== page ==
Screening and Prevention

Your doctors will order routine lipid panel blood tests to screen for high blood cholesterol. The timing and frequency of these blood tests will depend on your age and risk factors or family history for high blood cholesterol or other cardiovascular diseases such as heart attack or stroke. Learn about heart-healthy lifestyle changes that your doctor may recommend to help you prevent high blood cholesterol.

Lipid panel tests to check for healthy blood cholesterol levels

Doctors use lipid panels to check whether you have healthy levels of cholesterol in your blood. A lipid panel will measure the total cholesterol, high-density lipoprotein (HDL) cholesterol, and non-high-density lipoprotein (non-HDL) cholesterol levels in your blood. Non-HDL cholesterol includes low-density lipoprotein (LDL) cholesterol and is calculated by subtracting your HDL cholesterol levels from your total cholesterol levels. See the table below to learn whether you have healthy blood cholesterol levels based on your age and sex.

Healthy blood cholesterol levels differ by age and sex. If you are age 19 or younger, your total cholesterol levels should be less than 170 milligrams per deciliter (mg/dL) of blood, your non-HDL cholesterol level should be less than 120 mg/dL, your LDL cholesterol level should be less than 100 mg/dL, and your HDL cholesterol level should be more than 45 mg/dL. If you are age 20 or older, your total cholesterol should be between 125 and 200 mg/dL, your non-HDL cholesterol level should be less than 130 mg/dL, your LDL cholesterol level should be less than 100 mg/dL, and your HDL cholesterol level should be 40 mg/dL or higher if you are a man or 50 mg/dl or higher if you are a woman.
Healthy blood cholesterol levels differ by age and sex. If you are age 19 or younger, your total cholesterol levels should be less than 170 milligrams per deciliter (mg/dL) of blood, your non-HDL cholesterol level should be less than 120 mg/dL, your LDL cholesterol level should be less than 100 mg/dL, and your HDL cholesterol level should be more than 45 mg/dL. If you are age 20 or older, your total cholesterol should be between 125 and 200 mg/dL, your non-HDL cholesterol level should be less than 130 mg/dL, your LDL cholesterol level should be less than 100 mg/dL, and your HDL cholesterol level should be 40 mg/dL or higher if you are a man or 50 mg/dl or higher if you are a woman.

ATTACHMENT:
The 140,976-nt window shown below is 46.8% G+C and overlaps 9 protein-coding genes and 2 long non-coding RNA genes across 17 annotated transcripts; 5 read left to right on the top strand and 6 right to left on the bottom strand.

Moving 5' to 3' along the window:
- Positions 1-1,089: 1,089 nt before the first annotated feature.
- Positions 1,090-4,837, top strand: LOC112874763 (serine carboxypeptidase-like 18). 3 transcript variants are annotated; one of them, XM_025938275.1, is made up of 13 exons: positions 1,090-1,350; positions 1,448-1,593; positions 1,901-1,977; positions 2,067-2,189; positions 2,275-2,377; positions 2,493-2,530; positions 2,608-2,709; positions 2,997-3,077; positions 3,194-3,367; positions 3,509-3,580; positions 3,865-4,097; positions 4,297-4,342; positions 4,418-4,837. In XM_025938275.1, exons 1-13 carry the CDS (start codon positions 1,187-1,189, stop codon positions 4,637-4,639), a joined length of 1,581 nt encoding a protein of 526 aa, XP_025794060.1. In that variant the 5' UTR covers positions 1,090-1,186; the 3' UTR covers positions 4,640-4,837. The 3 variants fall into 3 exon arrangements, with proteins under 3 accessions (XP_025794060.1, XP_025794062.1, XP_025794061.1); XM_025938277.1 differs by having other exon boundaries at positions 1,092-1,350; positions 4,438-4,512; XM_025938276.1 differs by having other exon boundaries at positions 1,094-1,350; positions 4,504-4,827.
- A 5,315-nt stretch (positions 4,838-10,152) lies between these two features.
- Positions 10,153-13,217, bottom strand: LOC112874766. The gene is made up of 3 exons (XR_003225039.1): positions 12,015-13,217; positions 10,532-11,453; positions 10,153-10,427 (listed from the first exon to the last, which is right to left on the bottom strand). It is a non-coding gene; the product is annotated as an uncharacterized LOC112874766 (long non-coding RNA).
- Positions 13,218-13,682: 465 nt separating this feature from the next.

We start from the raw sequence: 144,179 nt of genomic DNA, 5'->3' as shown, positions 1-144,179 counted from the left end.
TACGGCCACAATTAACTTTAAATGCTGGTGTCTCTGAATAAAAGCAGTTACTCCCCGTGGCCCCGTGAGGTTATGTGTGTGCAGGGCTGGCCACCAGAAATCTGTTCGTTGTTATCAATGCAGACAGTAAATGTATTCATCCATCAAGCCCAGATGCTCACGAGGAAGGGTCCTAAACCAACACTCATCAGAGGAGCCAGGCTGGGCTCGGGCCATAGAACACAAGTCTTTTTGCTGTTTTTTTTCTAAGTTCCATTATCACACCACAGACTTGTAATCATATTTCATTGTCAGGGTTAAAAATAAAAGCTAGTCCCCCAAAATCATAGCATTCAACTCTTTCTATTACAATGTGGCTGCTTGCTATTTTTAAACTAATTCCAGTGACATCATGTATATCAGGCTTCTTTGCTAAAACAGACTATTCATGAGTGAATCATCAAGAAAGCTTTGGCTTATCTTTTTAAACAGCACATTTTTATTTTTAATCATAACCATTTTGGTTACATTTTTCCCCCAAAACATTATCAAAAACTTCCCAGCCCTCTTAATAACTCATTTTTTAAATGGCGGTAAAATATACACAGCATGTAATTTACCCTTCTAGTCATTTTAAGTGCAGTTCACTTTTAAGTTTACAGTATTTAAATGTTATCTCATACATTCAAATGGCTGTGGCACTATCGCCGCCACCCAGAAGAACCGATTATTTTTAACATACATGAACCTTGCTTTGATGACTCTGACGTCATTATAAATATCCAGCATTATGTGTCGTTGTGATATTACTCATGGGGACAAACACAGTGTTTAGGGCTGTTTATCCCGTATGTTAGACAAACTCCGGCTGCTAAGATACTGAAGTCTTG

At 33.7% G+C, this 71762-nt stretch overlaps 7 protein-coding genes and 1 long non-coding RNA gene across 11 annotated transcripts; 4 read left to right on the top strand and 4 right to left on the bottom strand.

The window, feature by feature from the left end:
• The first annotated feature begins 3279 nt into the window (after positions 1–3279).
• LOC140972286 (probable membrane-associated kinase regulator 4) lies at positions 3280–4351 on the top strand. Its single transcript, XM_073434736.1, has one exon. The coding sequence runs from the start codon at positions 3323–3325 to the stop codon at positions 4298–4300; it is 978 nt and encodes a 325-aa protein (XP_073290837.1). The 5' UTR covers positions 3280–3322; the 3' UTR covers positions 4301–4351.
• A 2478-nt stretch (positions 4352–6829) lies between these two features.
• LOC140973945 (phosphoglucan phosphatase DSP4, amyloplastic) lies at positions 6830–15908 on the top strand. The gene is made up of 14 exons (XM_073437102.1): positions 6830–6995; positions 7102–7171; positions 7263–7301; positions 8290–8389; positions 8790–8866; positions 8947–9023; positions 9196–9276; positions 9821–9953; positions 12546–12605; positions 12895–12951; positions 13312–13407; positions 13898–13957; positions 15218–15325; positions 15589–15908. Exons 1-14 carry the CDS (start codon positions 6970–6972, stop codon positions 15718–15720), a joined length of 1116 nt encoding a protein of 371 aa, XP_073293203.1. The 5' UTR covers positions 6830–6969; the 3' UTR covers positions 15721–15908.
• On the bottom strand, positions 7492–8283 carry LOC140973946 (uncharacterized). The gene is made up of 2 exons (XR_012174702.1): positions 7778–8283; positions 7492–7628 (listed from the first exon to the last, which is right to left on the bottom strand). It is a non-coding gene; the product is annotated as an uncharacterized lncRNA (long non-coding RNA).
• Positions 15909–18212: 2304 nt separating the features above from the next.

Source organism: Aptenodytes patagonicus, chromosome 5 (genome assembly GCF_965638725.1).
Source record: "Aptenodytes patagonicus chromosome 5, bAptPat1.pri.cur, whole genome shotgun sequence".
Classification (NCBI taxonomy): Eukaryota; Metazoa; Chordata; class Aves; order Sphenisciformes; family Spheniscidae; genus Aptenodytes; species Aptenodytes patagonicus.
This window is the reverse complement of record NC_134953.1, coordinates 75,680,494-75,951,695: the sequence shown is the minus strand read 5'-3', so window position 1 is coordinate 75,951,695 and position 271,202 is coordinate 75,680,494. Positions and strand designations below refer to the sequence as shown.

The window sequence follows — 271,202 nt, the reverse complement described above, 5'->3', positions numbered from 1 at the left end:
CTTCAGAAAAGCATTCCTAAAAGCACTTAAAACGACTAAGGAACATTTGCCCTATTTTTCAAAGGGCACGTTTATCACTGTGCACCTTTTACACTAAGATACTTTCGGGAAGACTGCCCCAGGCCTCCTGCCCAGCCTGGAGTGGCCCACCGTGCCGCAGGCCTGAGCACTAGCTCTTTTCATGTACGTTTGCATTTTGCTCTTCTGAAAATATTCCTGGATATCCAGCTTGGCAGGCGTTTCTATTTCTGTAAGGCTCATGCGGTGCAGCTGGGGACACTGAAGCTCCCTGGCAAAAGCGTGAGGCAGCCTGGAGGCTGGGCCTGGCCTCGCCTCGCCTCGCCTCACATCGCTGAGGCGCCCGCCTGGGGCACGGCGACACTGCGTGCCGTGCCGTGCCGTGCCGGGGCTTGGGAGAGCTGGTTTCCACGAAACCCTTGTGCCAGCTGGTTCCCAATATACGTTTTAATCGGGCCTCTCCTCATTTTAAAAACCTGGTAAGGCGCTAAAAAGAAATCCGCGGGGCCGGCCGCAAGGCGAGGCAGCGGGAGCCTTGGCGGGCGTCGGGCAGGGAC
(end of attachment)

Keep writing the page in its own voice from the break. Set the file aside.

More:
When you receive this screening will depend on your age, risk factors, and family history of high blood cholesterol and cardiovascular diseases such as atherosclerosis, heart attack, or stroke.

  • Age 19 or younger. Screening begins at ages 9 to 11 and should be repeated every 5 years. Screening may be performed as early as age 2 if there is a family history of high blood cholesterol, heart attack, or stroke.
  • Age 20 or older. Younger adults should be screened every 5 years. Men ages 45 to 65 and women ages 55 to 65 should be screened every 1 to 2 years.

If your blood cholesterol levels are not within the healthy range for your age and sex, your doctor may also recommend heart-healthy lifestyle changes to help you lower or control your high blood cholesterol and order a repeat lipid profile test.

Did you know that cholesterol is an important part of many organs in our body and that high levels of bad types of cholesterol can increase your risk of cardiovascular disease?

Heart-healthy lifestyle changes to prevent high blood cholesterol

To prevent high blood cholesterol or if you have certain risk factors, your doctor may recommend that you adopt heart-healthy lifestyle changes, including eating healthy, being physically active, aiming for a healthy weight, quitting smoking, and managing stress.

Look for

  • Diagnosis will explain how doctors use lipid panel tests to diagnose high blood cholesterol.
  • Living With will discuss some additional medical care or lifestyle changes that your doctor may recommend to prevent your condition from recurring, getting worse, or causing serious complications such as heart attack or stroke.
  • Research for Your Health will explain how we are using current research and advancing research to prevent high blood cholesterol.
  • Participate in NHLBI Clinical Trials will explain our ongoing clinical studies that are investigating treatments for high blood cholesterol.